Does Islam believe that the Bible is the word of God? Does it believe in the Injeel? If the Bible is not the Injeel, what is the Injeel?

Nowhere in the Qur'an does it refer to the Bible as the Bible. The Qur'an uses several terms, besides the leafs of Abraham. It uses the word Tawrat, which creates some confusion since it is not the same as the Olde Testament that is found in the Bible. It is not. What the Qur'an speaks about is the exact words revealed to Moses on Mount Sinai, such as the Ten Commandments, and these Muslims can accept without any hesitation. Jews and Christians consider the first five books of the Bible as the Pentateuch or the Torat. In Deuteronomy, one of these books in the end it says: ``Moses, the man of God, died and was buried in the land of Moab''. Obviously, these are not the words Moses received.

There is no reference in the Qur'an to the Gospels (plural) but refers to the Gospel (singular) of Jesus, not the Gospels about Jesus. It does not mean that all the information in the Gospels has no parallel in the Qur'an. There are parts of the Gospels that agree with the Qur'an. A Muslim uses the Qur'an as the criterion for seeing what is correct in other religious texts.


How do we know true prophets from false ones?

The Bible itself says that Jesus said that after him there shall be false prophets. When they asked him how to differentiate between them, he said, ``By their fruits ye shall know them''. Of course, this also indicates that there are prophets to come after Jesus. Let us look at the fruits of Muhammad. Polytheists who used to worship idols came to worship one True God. People who used to bury girls alive were taught the status and importance of women. People who used to drink like fish, to the point where in poetry one of them asked for a vineyard to be planted on his grave, so that he could taste wine, became teetotallers, in a way that no laws have ever succeeded in. People who used to practice adultery and fornication became a pure society where one of the hallmarks was high levels of sexual morality. Muslims also contributed to science to the extent that some scholars have said that were it not for Islam much of the Greek writings would be lost, and the Dark Ages in Europe were the renaissance of Islam. There are also many miracles in the Qur'an.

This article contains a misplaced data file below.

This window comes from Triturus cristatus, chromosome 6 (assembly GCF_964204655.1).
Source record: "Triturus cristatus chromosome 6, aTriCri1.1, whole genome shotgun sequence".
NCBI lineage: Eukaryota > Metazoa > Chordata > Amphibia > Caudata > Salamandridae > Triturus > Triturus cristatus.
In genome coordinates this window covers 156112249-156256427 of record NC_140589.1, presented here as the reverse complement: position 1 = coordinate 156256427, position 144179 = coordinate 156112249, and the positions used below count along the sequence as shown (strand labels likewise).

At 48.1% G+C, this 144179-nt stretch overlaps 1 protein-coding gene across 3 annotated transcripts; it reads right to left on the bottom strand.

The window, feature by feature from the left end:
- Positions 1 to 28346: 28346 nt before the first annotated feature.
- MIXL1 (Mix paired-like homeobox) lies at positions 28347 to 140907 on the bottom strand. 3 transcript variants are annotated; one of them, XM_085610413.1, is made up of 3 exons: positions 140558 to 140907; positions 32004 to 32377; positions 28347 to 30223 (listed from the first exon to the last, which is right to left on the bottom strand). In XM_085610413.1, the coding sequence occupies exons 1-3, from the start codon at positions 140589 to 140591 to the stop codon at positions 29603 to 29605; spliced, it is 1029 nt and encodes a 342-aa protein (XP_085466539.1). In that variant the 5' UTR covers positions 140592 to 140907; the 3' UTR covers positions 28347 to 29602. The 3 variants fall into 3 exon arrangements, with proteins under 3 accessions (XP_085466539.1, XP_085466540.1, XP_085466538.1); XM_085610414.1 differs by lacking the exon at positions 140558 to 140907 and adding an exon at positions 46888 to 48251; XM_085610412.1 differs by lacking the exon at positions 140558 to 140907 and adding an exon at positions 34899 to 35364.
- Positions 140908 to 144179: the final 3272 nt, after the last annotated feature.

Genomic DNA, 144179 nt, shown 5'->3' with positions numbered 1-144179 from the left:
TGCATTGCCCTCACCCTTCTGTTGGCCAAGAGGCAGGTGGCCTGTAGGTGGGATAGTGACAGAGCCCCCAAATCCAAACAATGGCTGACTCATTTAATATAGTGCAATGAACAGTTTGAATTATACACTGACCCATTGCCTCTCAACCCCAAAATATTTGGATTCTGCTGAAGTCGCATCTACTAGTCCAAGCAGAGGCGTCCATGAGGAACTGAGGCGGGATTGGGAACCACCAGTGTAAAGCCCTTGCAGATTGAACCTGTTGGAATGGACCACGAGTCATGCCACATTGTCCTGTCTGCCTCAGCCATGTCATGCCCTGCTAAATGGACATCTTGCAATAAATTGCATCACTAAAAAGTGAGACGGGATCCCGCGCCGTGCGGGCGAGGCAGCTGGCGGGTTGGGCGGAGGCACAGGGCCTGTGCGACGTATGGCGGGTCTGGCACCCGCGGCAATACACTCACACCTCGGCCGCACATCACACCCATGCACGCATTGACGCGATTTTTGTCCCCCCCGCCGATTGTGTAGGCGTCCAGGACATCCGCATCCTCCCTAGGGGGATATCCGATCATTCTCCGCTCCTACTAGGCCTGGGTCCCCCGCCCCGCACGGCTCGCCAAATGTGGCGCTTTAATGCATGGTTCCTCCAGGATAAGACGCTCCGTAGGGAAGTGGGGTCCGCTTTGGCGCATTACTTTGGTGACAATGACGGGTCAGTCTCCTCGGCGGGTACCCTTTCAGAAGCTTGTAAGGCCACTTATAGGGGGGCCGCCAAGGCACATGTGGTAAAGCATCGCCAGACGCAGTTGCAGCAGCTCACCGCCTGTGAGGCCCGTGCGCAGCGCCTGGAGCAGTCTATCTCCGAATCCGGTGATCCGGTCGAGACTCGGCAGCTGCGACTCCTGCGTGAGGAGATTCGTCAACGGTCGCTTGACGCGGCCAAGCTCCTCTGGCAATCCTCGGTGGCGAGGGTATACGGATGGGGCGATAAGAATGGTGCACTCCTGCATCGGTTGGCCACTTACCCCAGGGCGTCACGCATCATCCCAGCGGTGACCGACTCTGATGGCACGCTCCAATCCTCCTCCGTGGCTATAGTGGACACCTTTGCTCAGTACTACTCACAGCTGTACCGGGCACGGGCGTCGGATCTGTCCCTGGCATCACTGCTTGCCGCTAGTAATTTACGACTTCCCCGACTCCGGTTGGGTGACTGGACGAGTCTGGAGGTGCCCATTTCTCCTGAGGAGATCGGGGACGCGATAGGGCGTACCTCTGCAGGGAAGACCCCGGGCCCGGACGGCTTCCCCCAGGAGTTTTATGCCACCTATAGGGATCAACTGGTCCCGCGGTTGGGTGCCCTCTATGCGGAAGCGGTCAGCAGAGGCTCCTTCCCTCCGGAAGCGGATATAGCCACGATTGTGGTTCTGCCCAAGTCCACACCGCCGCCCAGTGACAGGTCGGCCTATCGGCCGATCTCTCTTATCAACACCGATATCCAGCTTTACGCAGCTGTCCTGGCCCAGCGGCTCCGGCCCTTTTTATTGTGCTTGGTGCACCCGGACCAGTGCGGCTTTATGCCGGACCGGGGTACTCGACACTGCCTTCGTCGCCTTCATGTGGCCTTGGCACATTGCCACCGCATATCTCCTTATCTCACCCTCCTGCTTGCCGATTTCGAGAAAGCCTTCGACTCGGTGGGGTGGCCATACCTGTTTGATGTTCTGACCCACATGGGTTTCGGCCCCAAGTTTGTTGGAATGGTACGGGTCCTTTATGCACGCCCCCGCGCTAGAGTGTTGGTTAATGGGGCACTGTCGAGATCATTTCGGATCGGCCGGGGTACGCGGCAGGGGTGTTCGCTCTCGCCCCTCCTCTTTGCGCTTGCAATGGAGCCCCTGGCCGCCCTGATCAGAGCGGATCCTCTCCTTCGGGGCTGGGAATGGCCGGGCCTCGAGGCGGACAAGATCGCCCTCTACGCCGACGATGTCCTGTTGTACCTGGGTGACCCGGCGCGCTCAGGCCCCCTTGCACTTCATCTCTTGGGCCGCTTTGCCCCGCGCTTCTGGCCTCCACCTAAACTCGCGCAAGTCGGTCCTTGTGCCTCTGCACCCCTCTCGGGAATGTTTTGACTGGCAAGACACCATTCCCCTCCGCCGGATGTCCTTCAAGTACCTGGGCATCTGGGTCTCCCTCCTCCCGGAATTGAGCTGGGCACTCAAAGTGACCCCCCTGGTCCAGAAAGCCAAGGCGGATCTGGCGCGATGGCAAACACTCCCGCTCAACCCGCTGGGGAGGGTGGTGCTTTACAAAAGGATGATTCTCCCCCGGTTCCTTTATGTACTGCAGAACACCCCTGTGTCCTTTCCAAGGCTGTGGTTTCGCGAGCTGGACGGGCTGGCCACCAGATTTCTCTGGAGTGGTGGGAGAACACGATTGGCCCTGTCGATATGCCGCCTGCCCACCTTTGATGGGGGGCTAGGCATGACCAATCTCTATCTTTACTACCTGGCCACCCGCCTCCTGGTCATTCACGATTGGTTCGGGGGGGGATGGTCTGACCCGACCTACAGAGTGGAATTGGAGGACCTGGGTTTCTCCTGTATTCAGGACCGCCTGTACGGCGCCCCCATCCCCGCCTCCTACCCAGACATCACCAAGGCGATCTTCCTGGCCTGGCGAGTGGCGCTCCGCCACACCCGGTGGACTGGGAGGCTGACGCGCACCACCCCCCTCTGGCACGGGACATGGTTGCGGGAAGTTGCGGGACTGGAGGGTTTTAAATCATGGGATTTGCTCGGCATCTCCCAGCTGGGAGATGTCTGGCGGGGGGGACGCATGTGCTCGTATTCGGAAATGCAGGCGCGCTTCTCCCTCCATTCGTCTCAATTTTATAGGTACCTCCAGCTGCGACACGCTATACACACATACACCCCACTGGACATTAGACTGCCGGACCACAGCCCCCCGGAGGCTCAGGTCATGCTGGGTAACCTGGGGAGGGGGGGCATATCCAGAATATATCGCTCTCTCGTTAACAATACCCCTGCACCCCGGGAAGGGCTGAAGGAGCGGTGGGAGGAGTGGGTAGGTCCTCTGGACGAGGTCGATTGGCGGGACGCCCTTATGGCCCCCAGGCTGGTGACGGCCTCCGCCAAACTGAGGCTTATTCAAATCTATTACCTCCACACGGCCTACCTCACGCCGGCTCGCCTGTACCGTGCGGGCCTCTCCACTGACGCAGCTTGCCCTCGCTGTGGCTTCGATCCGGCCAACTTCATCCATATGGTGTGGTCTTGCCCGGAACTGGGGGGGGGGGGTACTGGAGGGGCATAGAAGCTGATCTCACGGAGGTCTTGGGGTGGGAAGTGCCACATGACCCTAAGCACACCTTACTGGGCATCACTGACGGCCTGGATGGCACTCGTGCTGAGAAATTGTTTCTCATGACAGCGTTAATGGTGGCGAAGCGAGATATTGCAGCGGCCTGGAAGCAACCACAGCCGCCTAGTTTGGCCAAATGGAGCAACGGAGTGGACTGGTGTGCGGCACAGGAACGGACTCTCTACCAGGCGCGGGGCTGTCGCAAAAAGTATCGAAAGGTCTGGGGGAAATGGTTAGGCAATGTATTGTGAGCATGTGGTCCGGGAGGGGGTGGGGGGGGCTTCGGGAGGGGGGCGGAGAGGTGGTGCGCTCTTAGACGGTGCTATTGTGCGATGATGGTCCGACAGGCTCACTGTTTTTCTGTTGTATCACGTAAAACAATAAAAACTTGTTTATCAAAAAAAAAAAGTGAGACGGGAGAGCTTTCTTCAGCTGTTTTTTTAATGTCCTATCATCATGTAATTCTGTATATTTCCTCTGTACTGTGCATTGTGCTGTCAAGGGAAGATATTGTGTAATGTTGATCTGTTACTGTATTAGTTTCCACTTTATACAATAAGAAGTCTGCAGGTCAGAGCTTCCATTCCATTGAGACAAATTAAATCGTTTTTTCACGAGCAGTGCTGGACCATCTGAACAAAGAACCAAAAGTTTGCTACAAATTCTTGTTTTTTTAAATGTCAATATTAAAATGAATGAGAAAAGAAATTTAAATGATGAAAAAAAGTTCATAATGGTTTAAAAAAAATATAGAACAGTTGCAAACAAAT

Are there references to Muhammad in the Bible?

In the Gospel of John, Jesus describes a Paracletos. First of all, he says the world did not know him before. Although most Christian theologians say that this is a reference to the Holy Spirit, the Holy Spirit was known at the time of the baptism. He said he will complete the truth to them - i.e new revelations. There is no evidence that the Holy Spirit had any revelations. He also said that he will reprove the world of sin, but also of Jusgement. To do so, he would not only have to be a Prophet, but also a statesman, as was Moses. He described him as describing what will come. There is no evidence of the Holy Spirit prophesying anything. There were numerous prphecies made by the Prophet have turned out to be true.

Response from an audience member: The world didn't know the Holy Spirit, because it was hostile to God and the Holy Spirit's presence.

Dr Jamal's response: It is quite obvious that he is describing someone who has not appeared yet. It says in the Bible that the Holy Spirit descended on Jesus like a dove. He says ``one like me'' - that is not as a person.

Response: The Holy Spirit did reveal his message to Paul.

Dr Jamal: The original Greek it says God will send another Paracletos, where the another signifies another like me. Jesus himself is described as a paracletos in the original Greek. The term Paracletos is used five times in the New Testament, and once in the first epistle of John, yet for some reason the translators of the Gospel they translated as Holy Spirit, but the one in epistle of John they translate it as ``mediator'' and Jesus is described as this mediator.